Our Most Humble Moments

Reflections by Rev. Diane Rollert and Rev. Lynn Harrison. 26 November 2017

Part I: Rev. Lynn Harrison

When Diane suggested the sermon title of “Our Most Humble Moments” to me, I thought it was a great idea!

It sounded so human and down-to-earth…I loved it. That is, until I started thinking about it, and realized that I’d have to share a story about being humbled…coming to terms with my own flaws or imperfections. Suddenly I was a little less keen on the idea.

Mind you, I am preaching this morning at a congregation other than my own…so, I feel a little more free in sharing with you some of my less-than-stellar moments.  

We all have them of course. Things we’ve said that we wish we could take back… Choices we made that we soon regretted. Over time, if we’re lucky, those moments contribute to our deepening sense of what it means to be human. They help us develop compassion, as we watch other people also learn lessons the hard way. Most of all, they teach us that “inherent worth” is not about never making mistakes. It’s about extending love to ourselves and others, even when—or especially when—we do make mistakes.

So…here’s the story of one of my most humble moments.  

It took place about thirty years ago, when I was just married and my husband and I had moved into our first home. Back in the late eighties, issues of accessibility and inclusion, along with anti-racism concerns, were not nearly as well-understood as they are today. Still, that’s really no excuse for my most humble moment. 

It was the Saturday before Hallowe’en, and like many other young couples, we’d been invited to a party. We didn’t know the hosts, who were friends of friends of ours…but we were assured we’d be welcome at this large house party nearby. We’d been planning to go for days… but we’d been procrastinating about putting together a costume. With just a few hours to go before the party started, we were getting desperate.

Meanwhile, we were unpacking boxes and getting settled into our new home. On this particular day, we were taking down some dingy roll-up blinds in the living room, and replacing them with nicer curtains. As I took the lightweight paper blind down from the window, I had what I thought was a brilliant idea! 

“I know,” I said to my husband Dave, “We could be the ‘blind’ (as in window blind)… leading the ‘blind’ (as in, person who is visually impaired).”

One of us could hold the window blind, while the other one donned a pair of sunglasses and used a white cane. Voila!  Instant costume! 

Feeling rather clever and proud of ourselves… 
…and dismissing the nagging concern that our costume might be somehow offensive…
…off we went to the party!

As we expected, it was a popular event. The large historical home was packed to the brim with people in costumes of all kinds. Thrilled to have been invited to such a happening event, we grabbed our drinks with our free hands, and gleefully explained our clever costume to one complete stranger after another. But slowly something strange began to dawn on us. People weren’t really laughing. In fact, they were smiling a little nervously and edging away. This continued for a few more minutes, until one kind person pulled us aside and said:

“I don’t know if you know this… But the person who owns this house is visually impaired… and most of the people here work for the CNIB: the Canadian National Institute for the Blind.”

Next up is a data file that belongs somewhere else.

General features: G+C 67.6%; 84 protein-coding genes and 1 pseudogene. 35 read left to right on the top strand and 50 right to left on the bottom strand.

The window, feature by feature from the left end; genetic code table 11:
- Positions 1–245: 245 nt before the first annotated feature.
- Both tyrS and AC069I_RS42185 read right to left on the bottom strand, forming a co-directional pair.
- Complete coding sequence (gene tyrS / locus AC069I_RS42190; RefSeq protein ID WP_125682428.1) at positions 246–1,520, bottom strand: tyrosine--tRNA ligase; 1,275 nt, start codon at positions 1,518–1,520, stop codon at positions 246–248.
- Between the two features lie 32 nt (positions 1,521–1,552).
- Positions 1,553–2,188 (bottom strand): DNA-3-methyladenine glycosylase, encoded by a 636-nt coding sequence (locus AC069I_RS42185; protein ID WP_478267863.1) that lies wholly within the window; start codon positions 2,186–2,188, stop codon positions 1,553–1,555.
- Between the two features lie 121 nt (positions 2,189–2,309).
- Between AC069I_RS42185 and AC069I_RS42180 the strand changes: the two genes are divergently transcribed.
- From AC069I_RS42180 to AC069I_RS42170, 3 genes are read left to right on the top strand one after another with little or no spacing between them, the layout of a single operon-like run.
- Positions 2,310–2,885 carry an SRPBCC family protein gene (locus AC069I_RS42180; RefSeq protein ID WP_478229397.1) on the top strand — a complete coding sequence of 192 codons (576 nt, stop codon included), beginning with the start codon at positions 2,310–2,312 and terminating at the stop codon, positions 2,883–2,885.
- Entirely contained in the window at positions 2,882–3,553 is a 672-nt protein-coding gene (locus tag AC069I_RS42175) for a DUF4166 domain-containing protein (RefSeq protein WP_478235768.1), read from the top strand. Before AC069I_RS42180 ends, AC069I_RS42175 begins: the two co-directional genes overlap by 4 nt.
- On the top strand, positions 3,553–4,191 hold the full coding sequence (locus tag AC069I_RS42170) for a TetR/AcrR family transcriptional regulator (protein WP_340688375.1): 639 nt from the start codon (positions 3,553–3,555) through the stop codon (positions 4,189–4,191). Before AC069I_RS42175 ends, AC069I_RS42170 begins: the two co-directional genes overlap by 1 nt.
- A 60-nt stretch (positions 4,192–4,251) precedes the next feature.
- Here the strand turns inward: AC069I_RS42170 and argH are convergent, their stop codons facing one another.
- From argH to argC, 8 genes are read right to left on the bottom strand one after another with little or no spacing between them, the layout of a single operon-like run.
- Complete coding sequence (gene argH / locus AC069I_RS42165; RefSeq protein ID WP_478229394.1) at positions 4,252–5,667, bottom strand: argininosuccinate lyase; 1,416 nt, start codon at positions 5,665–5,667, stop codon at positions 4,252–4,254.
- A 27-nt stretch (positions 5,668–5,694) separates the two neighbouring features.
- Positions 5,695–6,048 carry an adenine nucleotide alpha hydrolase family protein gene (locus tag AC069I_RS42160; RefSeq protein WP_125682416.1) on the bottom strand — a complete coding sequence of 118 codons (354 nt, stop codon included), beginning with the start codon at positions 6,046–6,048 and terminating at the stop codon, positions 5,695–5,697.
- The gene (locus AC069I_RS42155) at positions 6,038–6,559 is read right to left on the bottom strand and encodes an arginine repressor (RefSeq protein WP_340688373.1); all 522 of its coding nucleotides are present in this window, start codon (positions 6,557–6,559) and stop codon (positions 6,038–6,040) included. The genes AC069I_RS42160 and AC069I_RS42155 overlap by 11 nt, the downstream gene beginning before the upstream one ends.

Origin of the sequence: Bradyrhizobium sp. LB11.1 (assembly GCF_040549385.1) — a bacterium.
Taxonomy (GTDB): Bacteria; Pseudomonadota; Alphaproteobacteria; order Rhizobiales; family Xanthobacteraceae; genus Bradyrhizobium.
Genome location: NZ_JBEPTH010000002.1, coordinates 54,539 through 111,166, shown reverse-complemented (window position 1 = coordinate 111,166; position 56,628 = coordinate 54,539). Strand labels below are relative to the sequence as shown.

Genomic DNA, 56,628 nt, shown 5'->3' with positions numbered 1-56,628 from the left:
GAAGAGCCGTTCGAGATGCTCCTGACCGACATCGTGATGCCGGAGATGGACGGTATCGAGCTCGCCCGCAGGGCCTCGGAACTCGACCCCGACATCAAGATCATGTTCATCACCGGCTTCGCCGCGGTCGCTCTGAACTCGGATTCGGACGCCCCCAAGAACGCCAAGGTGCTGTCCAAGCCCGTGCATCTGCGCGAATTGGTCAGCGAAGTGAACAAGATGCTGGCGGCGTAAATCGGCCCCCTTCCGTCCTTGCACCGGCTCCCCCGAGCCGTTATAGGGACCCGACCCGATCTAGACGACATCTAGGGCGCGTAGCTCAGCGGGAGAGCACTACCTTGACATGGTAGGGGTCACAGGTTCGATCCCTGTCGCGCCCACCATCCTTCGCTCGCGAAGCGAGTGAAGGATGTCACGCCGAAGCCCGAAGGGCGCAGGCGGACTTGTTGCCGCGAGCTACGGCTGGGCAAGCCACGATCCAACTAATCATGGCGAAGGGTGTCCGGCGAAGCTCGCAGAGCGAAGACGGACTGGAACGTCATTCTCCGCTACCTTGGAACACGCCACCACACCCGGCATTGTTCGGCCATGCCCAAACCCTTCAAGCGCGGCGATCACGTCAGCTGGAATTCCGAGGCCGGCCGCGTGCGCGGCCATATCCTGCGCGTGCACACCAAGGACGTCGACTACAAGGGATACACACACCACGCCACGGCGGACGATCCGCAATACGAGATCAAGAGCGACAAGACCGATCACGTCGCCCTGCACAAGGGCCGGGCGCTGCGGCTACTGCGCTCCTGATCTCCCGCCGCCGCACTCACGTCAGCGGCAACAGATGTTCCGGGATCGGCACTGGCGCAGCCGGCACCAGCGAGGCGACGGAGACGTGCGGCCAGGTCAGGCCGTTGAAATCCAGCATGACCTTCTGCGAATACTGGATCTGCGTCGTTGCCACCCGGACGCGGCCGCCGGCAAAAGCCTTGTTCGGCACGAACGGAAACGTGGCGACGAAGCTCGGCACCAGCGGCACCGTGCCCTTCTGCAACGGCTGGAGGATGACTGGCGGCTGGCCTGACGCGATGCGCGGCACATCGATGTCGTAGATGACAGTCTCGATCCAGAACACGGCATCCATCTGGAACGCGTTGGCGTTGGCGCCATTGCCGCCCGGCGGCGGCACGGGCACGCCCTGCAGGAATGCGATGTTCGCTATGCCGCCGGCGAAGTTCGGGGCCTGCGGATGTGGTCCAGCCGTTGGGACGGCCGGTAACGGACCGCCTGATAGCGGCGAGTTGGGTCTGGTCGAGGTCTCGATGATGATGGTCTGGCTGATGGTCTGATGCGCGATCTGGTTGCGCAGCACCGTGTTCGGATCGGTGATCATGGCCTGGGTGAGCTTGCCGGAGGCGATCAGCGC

Talk about humble moments.

Or, just plain mortifying.

Apparently not wanting us to feel uncomfortable, the kind stranger went on to say, “But don’t worry, everyone thinks it’s funny. It’s fine, really!”  But of course it wasn’t…and we ditched the costume immediately, and didn’t stay very long after that.

When I look back on this story today, thirty years later, I’m grateful that fewer people are likely to make the mistake that we did. As a society, we’re finally having important conversations about inclusion, accessibility and anti-oppression—and our behaviours are changing as a result. I’m grateful, as well, that as a person, I’ve grown to be more concerned with sensitivity to others than with cleverness or drawing attention to myself.  

I also celebrate the fact that Life Itself has a way of teaching us the lessons we’re meant to learn…sometimes in ways that are painful and funny and humbling all at the same time.  

As we grow in wisdom and insight, we can gradually come to appreciate even the painful experiences that come from our own mistakes… growing in love and compassion for ourselves and others.

Here’s a song about deepening in our understanding as the years go by, through experiences that seem difficult at the time. 

Song: “It’ll Grow on You” by Lynn Harrison


Part II: Rev. Diane Rollert

It was probably in July of 1997, during Religious Education Week on Star Island, the famous Unitarian Universalist retreat centre off the coast of Maine. 

Rev. Majorie Bowens-Wheatley was the guest minister for the week. Each day, Rev. Marjorie would deliver a talk to us, a gathering of Religious Educators. It was my first year as a Director of Religious Education and this week was an entirely new experience for me.  

Rev. Majorie was courageous in so many ways. She was a ground breaker in our movement. In those days, Unitarian Universalism was just coming out of a staunchly humanist phase. Marjorie was inviting us to allow God and spirituality back in. She was also the sole African American in a sea of mostly white UUs on Star Island that week, and she was pushing us on our Western European intellectual bias. Her lectures had a profound effect on many of us.